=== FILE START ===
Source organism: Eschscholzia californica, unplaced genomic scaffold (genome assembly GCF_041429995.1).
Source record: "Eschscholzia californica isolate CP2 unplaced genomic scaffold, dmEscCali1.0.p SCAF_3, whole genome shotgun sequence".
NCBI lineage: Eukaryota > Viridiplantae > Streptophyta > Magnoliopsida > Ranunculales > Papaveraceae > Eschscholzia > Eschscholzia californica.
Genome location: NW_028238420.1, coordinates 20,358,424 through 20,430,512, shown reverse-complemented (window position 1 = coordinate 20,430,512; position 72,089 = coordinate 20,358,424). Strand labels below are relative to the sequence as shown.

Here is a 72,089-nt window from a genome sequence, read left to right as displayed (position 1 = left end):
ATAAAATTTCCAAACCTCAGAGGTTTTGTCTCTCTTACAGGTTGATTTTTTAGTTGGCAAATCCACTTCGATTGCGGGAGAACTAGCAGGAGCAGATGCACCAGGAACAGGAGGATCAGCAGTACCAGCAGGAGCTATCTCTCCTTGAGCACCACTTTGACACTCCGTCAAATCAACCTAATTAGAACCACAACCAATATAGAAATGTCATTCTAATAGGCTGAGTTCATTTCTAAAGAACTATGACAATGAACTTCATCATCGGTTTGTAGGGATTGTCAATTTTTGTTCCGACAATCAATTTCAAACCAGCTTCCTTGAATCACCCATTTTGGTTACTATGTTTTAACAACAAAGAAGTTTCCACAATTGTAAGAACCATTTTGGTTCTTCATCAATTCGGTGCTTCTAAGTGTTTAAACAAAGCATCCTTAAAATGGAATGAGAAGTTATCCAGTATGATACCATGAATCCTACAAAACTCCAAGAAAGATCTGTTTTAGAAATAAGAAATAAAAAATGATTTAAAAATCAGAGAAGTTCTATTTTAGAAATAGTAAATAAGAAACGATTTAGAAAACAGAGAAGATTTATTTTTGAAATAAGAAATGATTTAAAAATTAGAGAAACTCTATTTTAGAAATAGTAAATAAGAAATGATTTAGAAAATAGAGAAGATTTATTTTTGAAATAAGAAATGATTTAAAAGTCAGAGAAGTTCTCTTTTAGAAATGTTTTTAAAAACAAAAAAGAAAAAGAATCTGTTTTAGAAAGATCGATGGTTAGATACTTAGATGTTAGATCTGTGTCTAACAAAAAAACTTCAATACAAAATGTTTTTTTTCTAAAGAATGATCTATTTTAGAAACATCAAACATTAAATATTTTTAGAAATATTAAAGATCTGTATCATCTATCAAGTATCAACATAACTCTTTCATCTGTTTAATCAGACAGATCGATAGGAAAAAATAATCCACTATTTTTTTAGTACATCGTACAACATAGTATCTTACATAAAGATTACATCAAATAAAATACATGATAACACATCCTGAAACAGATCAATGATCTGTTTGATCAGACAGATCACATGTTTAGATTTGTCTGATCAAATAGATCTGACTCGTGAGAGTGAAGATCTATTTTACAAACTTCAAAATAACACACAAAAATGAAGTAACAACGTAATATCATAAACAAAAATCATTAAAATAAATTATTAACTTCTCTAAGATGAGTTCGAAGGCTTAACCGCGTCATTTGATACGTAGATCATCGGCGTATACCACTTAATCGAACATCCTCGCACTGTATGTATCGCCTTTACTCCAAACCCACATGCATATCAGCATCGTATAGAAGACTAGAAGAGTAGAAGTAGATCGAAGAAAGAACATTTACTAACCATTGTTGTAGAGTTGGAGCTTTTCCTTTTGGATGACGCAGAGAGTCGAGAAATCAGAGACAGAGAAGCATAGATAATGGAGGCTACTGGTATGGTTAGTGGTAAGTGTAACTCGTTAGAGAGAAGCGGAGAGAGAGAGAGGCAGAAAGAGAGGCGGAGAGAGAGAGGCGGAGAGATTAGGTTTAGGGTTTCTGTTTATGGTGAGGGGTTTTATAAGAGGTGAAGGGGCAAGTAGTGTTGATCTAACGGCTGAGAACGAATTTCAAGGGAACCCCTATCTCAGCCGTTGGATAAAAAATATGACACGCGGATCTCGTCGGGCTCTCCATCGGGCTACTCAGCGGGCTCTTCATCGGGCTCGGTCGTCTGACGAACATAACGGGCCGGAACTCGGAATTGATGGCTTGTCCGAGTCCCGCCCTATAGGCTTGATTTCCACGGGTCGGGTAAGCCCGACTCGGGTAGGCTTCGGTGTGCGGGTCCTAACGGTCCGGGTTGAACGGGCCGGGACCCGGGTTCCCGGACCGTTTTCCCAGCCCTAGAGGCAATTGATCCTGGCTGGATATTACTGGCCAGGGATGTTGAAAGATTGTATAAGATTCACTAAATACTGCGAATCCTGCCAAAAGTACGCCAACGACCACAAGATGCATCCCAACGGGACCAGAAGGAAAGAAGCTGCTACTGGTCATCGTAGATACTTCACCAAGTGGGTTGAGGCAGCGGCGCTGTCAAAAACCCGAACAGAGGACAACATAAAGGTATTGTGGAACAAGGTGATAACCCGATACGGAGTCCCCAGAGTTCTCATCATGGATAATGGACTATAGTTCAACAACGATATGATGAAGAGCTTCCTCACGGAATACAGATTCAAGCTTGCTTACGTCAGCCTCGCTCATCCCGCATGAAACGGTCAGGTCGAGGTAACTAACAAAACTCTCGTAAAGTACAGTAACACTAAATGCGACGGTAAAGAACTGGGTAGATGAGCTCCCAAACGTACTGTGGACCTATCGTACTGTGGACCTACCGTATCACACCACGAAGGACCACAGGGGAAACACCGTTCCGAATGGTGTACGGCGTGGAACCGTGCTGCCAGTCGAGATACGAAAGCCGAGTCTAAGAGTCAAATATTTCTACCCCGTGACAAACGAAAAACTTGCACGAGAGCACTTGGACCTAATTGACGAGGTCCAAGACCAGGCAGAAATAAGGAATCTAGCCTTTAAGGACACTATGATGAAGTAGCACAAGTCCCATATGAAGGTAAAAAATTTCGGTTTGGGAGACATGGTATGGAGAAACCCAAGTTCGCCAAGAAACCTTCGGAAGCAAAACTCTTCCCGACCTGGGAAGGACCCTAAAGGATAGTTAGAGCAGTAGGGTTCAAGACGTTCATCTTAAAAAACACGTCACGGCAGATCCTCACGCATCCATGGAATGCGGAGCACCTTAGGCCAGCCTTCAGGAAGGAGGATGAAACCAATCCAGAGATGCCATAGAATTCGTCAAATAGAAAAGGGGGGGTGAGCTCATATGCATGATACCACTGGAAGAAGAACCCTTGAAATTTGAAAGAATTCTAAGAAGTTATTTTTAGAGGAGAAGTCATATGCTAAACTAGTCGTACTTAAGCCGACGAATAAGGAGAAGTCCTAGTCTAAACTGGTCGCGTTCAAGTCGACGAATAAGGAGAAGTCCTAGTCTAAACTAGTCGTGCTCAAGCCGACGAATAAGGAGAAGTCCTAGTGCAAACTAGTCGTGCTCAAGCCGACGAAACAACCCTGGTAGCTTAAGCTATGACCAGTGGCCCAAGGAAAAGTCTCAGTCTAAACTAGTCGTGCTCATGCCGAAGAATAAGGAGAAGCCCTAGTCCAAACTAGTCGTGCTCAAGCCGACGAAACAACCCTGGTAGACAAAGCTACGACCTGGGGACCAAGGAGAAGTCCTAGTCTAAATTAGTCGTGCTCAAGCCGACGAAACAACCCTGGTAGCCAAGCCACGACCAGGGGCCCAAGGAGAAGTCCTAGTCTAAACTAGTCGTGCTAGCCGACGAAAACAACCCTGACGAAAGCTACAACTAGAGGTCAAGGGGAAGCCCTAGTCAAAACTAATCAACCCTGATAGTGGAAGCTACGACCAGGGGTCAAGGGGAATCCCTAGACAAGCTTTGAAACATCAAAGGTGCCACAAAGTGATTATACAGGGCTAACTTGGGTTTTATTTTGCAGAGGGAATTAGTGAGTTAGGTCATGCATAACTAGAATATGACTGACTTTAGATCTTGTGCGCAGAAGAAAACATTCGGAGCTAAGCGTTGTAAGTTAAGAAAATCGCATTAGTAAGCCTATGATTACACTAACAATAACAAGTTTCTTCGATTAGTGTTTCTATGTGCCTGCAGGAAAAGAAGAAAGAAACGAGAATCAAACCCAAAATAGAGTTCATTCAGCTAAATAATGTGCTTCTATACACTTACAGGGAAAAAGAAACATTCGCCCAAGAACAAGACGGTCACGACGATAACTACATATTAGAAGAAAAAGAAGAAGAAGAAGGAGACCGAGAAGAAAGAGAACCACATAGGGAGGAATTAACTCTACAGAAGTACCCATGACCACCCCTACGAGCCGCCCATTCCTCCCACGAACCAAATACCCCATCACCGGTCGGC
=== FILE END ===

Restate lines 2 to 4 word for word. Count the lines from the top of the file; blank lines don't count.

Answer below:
Source record: "Eschscholzia californica isolate CP2 unplaced genomic scaffold, dmEscCali1.0.p SCAF_3, whole genome shotgun sequence".
NCBI lineage: Eukaryota > Viridiplantae > Streptophyta > Magnoliopsida > Ranunculales > Papaveraceae > Eschscholzia > Eschscholzia californica.
Genome location: NW_028238420.1, coordinates 20,358,424 through 20,430,512, shown reverse-complemented (window position 1 = coordinate 20,430,512; position 72,089 = coordinate 20,358,424). Strand labels below are relative to the sequence as shown.